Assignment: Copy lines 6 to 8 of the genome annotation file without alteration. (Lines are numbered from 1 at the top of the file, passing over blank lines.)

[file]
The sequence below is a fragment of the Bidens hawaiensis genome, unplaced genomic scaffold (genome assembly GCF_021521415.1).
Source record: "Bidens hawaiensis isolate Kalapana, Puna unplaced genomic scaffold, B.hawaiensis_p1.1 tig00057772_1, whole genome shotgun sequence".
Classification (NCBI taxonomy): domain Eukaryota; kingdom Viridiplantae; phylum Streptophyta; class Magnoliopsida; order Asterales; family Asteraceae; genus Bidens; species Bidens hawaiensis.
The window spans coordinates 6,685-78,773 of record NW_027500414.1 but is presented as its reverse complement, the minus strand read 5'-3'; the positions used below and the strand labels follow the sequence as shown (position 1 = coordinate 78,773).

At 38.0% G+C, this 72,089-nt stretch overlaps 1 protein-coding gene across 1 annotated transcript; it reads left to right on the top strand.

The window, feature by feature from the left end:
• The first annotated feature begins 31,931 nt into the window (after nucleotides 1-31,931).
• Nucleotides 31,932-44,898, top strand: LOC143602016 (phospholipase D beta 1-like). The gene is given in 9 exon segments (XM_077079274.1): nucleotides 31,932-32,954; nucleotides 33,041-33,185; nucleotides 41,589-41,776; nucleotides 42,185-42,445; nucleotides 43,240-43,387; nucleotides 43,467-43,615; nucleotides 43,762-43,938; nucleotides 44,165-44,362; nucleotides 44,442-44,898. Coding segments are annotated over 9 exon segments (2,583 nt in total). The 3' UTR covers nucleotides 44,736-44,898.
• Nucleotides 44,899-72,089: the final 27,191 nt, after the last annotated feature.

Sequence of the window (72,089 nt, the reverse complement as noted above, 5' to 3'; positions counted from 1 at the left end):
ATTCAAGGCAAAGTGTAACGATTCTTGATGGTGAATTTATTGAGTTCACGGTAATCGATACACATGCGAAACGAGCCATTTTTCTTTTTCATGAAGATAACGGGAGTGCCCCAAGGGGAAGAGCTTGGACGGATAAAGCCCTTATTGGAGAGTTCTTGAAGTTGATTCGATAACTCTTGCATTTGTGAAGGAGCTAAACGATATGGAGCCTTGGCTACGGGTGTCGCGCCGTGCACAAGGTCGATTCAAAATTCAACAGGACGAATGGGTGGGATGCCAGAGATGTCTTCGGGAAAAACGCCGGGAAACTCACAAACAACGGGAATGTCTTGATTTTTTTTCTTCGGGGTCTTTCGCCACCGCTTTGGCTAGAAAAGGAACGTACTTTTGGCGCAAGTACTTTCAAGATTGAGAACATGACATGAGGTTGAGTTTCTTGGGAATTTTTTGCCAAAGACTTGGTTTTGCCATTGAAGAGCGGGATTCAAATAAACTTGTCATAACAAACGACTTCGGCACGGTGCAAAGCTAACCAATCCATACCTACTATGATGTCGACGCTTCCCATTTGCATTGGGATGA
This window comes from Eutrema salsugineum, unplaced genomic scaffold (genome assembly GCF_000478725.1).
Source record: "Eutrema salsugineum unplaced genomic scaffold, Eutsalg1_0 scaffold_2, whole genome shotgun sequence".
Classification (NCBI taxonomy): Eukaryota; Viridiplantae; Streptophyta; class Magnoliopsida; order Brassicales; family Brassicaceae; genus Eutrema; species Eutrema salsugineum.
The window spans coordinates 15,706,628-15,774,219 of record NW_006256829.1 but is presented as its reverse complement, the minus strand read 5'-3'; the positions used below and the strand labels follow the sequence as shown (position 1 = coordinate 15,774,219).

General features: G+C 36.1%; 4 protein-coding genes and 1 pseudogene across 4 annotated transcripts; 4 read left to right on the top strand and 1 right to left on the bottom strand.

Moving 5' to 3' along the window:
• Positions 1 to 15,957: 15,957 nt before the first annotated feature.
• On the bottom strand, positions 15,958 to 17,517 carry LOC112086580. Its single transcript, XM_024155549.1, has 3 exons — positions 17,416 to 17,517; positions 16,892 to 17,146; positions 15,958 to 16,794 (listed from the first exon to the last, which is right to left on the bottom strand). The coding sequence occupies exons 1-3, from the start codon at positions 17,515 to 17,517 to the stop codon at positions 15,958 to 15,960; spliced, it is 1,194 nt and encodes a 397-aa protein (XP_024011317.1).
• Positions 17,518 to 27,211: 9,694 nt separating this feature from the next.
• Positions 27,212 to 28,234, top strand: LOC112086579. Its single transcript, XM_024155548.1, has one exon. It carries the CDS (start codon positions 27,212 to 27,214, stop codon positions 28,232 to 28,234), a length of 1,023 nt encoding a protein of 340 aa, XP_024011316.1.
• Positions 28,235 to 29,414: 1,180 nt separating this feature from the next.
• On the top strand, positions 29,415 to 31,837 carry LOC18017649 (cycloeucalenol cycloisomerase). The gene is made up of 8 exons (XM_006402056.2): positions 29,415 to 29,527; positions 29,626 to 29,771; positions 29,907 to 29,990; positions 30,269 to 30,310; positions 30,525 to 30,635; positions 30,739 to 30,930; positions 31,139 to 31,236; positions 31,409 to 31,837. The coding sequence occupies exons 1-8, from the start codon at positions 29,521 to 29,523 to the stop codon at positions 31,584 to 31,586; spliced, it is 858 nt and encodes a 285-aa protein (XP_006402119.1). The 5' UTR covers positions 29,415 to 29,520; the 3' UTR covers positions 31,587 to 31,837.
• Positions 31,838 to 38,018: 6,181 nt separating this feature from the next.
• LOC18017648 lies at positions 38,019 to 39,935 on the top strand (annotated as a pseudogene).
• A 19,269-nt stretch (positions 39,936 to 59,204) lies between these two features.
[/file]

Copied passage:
The window, feature by feature from the left end:
• The first annotated feature begins 31,931 nt into the window (after nucleotides 1-31,931).
• Nucleotides 31,932-44,898, top strand: LOC143602016 (phospholipase D beta 1-like). The gene is given in 9 exon segments (XM_077079274.1): nucleotides 31,932-32,954; nucleotides 33,041-33,185; nucleotides 41,589-41,776; nucleotides 42,185-42,445; nucleotides 43,240-43,387; nucleotides 43,467-43,615; nucleotides 43,762-43,938; nucleotides 44,165-44,362; nucleotides 44,442-44,898. Coding segments are annotated over 9 exon segments (2,583 nt in total). The 3' UTR covers nucleotides 44,736-44,898.